The princess now comes to live in the golden pavilion temple. To pray
for the safe return of her husband, she has decided to renovate the
ancicent golden pavilion that has fallen into desrepair during the
constant wars. She was pure, serene, in control, etc. In silver silk
An young Monk (dark linen, monk’s long dress) accidentally met the
princess. (A note here: Japanese monks often come from the noble and
sometimes from the royal family. ) The Princess was shocked that the
Monk looked just like her husband, the Samurai faraway fighting a long war.
They were immediately attracted to each other. Very intensely so.
After a long and heated pas de deux, The princess put her feeling
under control. The monk was less successful in hiding his feeling.
Back in control of her emotions, the princess left.
Night fell. The princess undressed and went into a hot spring for a
bath. Outdoor. Surrounded by stars, moons, bamboos, orchid, sake.
She missed her husband. And she remembered the encounter with the
Monk who looked just like her husband.
The Mmonk, in his burning desire and deliriously in love, crept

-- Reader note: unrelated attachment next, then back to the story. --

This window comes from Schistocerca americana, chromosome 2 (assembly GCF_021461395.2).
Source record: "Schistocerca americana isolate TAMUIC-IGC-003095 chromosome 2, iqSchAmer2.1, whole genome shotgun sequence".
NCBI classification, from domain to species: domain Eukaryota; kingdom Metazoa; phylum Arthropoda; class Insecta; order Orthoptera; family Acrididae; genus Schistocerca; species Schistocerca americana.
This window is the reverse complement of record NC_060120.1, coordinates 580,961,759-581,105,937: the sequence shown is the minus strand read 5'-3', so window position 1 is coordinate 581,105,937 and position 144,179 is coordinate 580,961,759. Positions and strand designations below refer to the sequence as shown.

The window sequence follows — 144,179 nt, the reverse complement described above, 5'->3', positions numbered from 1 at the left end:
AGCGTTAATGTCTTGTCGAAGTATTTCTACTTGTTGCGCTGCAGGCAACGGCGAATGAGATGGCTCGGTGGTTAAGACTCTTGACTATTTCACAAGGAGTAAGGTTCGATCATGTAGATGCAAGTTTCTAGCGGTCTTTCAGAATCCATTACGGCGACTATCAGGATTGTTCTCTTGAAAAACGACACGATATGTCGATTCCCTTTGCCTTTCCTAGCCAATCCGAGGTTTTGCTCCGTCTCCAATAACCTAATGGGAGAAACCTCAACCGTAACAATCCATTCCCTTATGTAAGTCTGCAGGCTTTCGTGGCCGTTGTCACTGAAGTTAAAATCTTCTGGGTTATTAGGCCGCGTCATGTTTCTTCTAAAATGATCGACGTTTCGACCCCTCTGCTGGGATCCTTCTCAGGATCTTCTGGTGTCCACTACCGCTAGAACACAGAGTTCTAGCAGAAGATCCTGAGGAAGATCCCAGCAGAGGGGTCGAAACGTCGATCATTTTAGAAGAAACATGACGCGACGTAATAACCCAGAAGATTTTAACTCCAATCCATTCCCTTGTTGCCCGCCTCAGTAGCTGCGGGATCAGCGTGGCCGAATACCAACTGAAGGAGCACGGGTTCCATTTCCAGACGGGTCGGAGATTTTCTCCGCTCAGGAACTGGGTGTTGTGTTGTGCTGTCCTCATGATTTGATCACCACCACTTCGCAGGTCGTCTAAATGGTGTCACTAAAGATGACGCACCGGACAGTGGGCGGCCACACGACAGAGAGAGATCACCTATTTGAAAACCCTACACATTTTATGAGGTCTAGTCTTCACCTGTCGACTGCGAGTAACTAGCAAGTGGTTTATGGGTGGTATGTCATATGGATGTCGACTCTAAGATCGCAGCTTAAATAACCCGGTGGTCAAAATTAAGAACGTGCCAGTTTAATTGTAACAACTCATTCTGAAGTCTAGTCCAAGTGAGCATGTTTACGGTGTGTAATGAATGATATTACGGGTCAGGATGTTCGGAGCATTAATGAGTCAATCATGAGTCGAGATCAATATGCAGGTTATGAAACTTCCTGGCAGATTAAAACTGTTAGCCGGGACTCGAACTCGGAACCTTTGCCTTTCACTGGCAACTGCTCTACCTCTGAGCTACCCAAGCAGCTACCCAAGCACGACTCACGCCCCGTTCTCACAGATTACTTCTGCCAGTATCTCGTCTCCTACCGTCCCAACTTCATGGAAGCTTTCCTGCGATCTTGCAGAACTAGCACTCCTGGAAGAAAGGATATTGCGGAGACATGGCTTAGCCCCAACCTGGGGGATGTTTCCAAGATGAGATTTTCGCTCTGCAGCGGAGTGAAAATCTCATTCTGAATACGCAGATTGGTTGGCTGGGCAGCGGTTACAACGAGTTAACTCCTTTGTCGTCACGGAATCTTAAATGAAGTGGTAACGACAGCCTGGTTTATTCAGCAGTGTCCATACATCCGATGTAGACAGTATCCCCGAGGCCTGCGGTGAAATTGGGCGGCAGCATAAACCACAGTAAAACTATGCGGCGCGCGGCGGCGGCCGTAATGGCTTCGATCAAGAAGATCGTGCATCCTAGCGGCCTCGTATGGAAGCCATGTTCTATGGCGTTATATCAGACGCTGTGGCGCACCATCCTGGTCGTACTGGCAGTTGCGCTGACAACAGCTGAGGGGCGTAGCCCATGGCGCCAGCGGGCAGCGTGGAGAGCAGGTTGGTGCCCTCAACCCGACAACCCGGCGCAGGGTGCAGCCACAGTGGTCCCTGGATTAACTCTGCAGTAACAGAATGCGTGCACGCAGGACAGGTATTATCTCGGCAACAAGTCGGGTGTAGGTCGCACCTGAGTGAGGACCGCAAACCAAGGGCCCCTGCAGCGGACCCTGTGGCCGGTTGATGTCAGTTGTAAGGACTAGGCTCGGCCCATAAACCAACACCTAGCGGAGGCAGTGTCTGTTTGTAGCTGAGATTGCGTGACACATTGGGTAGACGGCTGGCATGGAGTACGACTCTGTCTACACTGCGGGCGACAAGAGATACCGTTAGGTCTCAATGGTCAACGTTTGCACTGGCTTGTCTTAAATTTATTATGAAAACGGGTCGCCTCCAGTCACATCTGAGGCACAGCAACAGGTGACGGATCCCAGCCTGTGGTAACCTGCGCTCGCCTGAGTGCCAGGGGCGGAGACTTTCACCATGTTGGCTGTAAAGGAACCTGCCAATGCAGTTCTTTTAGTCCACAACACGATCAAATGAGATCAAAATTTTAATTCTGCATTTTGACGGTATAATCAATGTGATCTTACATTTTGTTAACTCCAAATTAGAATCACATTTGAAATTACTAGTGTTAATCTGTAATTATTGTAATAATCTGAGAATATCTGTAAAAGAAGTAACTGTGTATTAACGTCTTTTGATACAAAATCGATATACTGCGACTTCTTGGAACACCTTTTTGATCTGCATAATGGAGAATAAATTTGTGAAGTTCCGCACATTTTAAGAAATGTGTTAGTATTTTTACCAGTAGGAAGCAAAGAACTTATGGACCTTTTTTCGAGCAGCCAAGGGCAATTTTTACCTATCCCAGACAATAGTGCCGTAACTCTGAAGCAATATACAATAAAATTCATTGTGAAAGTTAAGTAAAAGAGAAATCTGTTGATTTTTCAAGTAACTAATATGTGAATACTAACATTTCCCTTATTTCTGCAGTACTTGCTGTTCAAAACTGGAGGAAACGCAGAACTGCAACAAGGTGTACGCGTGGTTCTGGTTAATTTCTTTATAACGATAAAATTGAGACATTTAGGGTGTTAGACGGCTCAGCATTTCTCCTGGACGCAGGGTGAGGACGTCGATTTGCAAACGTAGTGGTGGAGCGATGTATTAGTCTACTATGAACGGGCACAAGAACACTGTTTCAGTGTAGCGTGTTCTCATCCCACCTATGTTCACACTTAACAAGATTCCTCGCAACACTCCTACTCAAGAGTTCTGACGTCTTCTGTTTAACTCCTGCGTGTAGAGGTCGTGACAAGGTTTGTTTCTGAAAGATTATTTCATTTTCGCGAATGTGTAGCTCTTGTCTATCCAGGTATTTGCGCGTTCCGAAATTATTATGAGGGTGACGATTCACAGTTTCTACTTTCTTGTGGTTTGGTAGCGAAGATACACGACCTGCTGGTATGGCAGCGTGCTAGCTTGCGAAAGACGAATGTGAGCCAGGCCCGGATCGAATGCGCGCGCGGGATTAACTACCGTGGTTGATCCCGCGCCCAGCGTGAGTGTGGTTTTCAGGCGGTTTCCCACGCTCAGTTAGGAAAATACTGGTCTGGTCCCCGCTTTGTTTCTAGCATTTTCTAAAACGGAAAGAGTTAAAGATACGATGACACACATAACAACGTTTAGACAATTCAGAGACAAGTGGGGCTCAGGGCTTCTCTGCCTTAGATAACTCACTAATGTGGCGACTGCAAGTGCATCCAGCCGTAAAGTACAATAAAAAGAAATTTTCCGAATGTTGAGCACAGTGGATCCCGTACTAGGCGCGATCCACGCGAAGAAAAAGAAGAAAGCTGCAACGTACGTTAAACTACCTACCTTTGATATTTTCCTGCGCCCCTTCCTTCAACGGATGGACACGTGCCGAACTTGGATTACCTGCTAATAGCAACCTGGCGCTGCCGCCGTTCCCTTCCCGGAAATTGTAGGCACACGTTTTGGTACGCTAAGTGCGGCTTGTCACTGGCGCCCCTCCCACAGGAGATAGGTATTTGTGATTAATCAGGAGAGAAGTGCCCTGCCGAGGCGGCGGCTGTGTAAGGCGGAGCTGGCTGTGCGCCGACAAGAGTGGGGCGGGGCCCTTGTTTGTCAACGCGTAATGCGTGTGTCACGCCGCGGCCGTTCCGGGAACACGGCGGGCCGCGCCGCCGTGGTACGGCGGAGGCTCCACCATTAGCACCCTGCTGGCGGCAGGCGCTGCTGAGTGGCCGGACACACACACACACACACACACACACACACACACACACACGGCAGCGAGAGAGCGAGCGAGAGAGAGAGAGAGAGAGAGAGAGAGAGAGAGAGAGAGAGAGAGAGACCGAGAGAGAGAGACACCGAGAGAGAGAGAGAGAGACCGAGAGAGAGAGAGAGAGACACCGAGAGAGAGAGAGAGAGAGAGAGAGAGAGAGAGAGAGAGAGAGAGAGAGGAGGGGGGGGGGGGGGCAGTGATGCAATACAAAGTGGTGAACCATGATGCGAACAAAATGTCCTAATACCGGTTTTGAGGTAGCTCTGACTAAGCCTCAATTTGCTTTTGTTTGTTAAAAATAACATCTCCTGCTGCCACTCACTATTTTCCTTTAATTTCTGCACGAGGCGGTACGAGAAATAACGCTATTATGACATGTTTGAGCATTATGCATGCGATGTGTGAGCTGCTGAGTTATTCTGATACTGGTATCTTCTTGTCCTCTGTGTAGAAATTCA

into the scene. He went into the steamy hot spring. Loneliness, the
young monk’s likeness to her husband, sake, night, the relaxation of
the hot bath, the princess let down her guard. They made love. (pas de
They were seen by the Governess and the Aide, who happened to carry a
message from the Samurai. They were devastated by what they saw, but
they did not show themselves, and moved away.
Daylight came. The Princess now regained her control, and she regretted.
She pushed out the Monk. She avoided the Monk from then on. The
Princess focused her attention into finishing the renovation work.
(Same scene, but the season changed into snowy winter. )
The golden pavilion was done and shiningly new. Otherworldly
beautiful, sitting near a green lake, it’s golden exterior shining.
Covered in white snow.
The Princess and her companions and the monks celebrated the
completion of the work. She prayed that her husband would now be
safe, with so strong a blessing.